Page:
\color{red}\boxed{Y(t)=Y_0e^{-gt}+\frac{cZ_0\left[e^{-gt}-e^{-at}\right]}{a-g}}

    Does this make sense?

    --Chris
    Last edited by Chris L T521; September 18th 2008 at 01:56 PM. Reason: oops...typos. never copy and paste! >.<
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  4. #4
    Member Maccaman's Avatar
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    Quote Originally Posted by Chris L T521 View Post
    You're very close for the solution to Z(t). Z(t)={\color{red}C}e^{-at}

    Since Z(0)=Z_0,~Z_0=C\implies C=Z_0

    So Z(t)=Z_0e^{-at}
    What I originally wrote was a typo. I did mean to type Z(t)=Z_0e^{-at}

    But thanks for providing me with the details for obtaining Y(t). It makes perfect sense. You
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  5. #5
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    another way

    or the system:

    <br />
\frac{dx}{dt}=5x+3y

    \frac{dy}{dt}=x+7y<br /> <br />

    You determined the eigenvalues and eigenvectors. Thus the solution is:

    <br />
\left(<br />
\begin{array}{c} x(t) \\y(t)\end{array}\right)<br />
=k_1e^{4t}<br />
     \left(\begin{array}{c} 3    \\ -1 \end{array}\right)+k_2e^{8t}<br />
     \left(\begin{array}{c} 1    \\ 1  \end{array}<br />
\right)<br />

    Right?

    Substituting the initial conditions:

    <br /> <br />
\left(\begin{array}{c} 5 \\ 1 \end{array}\right)=<br />
k_1\left(\begin{array}{c}3 \\ -1 \end{array}\right)+<br />
k_2\left(\begin{array}{c}1 \\ 1  \end{array}\right)<br />

    Now just figure out what the constants are. You know how to read this matrix stuf huh? That last one is just:

    <br />
 5=3k_1+k2
     1=-k_1+k_2<br />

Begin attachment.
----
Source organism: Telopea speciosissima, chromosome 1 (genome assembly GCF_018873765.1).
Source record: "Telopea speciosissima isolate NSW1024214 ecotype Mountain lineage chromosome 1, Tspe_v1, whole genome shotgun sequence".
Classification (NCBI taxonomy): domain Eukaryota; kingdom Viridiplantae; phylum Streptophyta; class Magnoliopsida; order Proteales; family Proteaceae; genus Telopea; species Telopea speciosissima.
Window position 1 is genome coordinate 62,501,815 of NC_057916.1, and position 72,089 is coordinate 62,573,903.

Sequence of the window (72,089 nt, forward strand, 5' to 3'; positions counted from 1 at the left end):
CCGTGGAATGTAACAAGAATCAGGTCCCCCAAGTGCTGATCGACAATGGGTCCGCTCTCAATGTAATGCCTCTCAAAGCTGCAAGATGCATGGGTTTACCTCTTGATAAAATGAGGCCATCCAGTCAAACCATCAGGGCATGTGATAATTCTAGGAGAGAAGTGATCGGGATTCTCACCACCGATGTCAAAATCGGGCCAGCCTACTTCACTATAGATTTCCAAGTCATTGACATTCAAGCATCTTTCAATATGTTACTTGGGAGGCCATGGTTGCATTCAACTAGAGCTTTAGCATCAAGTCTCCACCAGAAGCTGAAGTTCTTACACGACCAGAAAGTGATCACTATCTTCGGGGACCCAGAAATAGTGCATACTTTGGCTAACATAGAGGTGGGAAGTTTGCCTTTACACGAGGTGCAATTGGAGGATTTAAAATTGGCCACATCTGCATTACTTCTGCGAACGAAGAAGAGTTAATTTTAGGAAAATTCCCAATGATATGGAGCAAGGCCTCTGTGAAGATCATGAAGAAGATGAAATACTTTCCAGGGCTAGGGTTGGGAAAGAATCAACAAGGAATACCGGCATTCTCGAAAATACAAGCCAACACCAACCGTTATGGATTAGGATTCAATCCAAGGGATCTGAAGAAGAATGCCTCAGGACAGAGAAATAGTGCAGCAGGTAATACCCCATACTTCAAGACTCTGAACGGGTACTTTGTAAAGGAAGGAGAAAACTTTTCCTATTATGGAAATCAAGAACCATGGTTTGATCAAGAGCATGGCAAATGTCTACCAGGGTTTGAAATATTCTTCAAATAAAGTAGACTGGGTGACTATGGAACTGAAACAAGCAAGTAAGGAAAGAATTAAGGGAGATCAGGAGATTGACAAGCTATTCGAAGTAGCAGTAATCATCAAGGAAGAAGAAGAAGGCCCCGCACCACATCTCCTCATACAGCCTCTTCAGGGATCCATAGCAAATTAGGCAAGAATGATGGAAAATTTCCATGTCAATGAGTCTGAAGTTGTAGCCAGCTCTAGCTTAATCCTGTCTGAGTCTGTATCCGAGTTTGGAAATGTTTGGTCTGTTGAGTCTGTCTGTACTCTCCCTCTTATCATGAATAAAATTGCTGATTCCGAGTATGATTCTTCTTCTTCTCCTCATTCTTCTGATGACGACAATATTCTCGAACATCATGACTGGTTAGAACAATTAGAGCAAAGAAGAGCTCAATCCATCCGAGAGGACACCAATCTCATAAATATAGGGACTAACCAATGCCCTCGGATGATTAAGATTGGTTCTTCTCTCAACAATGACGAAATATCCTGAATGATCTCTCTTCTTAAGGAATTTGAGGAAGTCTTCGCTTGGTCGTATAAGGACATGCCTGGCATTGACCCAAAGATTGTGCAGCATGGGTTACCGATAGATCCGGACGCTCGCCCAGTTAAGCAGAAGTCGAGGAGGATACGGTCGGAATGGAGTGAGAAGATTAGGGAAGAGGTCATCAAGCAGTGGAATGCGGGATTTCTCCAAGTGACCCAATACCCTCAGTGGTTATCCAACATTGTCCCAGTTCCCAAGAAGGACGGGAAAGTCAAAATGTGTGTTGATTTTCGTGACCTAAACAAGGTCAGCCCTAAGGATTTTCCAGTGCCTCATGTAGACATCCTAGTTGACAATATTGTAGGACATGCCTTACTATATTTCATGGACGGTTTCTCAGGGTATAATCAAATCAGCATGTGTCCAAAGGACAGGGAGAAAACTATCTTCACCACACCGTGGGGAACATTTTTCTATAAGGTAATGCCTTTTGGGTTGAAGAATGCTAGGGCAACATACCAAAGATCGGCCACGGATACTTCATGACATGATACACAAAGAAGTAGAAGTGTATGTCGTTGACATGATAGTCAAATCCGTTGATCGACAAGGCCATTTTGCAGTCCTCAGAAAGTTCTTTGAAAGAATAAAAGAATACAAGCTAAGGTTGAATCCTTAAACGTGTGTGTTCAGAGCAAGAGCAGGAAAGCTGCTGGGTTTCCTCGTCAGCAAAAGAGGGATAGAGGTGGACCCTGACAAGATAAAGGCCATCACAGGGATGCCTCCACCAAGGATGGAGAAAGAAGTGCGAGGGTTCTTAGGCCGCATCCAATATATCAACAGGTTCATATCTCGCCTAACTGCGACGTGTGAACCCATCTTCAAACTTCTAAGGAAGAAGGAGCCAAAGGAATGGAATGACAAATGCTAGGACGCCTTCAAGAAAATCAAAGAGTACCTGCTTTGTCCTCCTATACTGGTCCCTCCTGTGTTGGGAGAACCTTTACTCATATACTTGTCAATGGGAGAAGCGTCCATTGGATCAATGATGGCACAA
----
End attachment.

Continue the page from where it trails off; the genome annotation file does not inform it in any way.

Same dif for reading the other one.

    Edit: Oh yea:

    Welcome to PF and

    "Differential Equations" by Blanchard, Devaney, and Hall is one DE book I use.
    Last edited by CaptainBlack; November 15th 2009 at 07:22 AM. Reason: I hope to correct defective LaTeX
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  6. #6
    MHF Contributor
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    Quote Originally Posted by ajbriggs View Post
    or the system:

    <br /> <br />
\frac{dx}{dt}=5x+3y<br /> <br />
\frac{dy}{dt}=x+7y<br /> <br />
    You determined the eigenvalues and eigenvectors. Thus the solution is:

    <br />
\left(\begin{array}{c} x(t) \\y(t)\end{array}\right)=k_1e^{4t}<br />
\left(\begin{array}{c} 3 \\ -1 \end{array}\right)+k_2e^{8t}<br />
\left(\begin{array}{c} 1 \\ 1 \end{array}\right)<br />

    Right?

    Substituting the initial conditions:

    <br /> <br />
\left(\begin{array}{c} 5 \\ 1 \end{array}\right)=<br />
k_1\left(\begin{array}{c}3 \\ -1 \end{array}\right)+<br />
k_2\left(\begin{array}{c}1 \\ 1 \end{array}\right)<br />

    Now just figure out what the constants are. You know how to read this matrix stuf huh? That last one is just:
    <br />
5=3k_1+k2<br /> <br />
1=-k_1+k_2<br />
    Same dif for reading the other one.

    Edit: Oh yea:

    Welcome to PF and

    "Differential Equations" by Blanchard, Devaney, and Hall is one DE book I use.
    PF?